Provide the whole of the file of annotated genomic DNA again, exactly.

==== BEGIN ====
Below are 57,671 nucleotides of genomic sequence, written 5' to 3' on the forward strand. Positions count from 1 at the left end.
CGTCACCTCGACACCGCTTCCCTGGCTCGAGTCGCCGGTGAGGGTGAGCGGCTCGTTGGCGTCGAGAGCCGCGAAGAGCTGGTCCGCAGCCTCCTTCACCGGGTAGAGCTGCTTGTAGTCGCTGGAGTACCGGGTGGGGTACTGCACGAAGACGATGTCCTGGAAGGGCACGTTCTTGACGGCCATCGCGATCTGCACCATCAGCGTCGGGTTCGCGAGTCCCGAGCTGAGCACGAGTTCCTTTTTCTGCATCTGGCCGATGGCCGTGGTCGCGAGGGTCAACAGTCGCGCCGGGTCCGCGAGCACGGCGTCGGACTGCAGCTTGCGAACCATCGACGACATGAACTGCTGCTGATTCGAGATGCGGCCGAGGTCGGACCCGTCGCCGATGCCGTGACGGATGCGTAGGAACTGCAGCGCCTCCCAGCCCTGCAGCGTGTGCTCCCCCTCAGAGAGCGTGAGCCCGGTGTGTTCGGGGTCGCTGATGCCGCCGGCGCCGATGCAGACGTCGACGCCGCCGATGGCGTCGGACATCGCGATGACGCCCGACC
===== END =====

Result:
Below are 57,671 nucleotides of genomic sequence, written 5' to 3' on the forward strand. Positions count from 1 at the left end.
CGTCACCTCGACACCGCTTCCCTGGCTCGAGTCGCCGGTGAGGGTGAGCGGCTCGTTGGCGTCGAGAGCCGCGAAGAGCTGGTCCGCAGCCTCCTTCACCGGGTAGAGCTGCTTGTAGTCGCTGGAGTACCGGGTGGGGTACTGCACGAAGACGATGTCCTGGAAGGGCACGTTCTTGACGGCCATCGCGATCTGCACCATCAGCGTCGGGTTCGCGAGTCCCGAGCTGAGCACGAGTTCCTTTTTCTGCATCTGGCCGATGGCCGTGGTCGCGAGGGTCAACAGTCGCGCCGGGTCCGCGAGCACGGCGTCGGACTGCAGCTTGCGAACCATCGACGACATGAACTGCTGCTGATTCGAGATGCGGCCGAGGTCGGACCCGTCGCCGATGCCGTGACGGATGCGTAGGAACTGCAGCGCCTCCCAGCCCTGCAGCGTGTGCTCCCCCTCAGAGAGCGTGAGCCCGGTGTGTTCGGGGTCGCTGATGCCGCCGGCGCCGATGCAGACGTCGACGCCGCCGATGGCGTCGGACATCGCGATGACGCCCGACC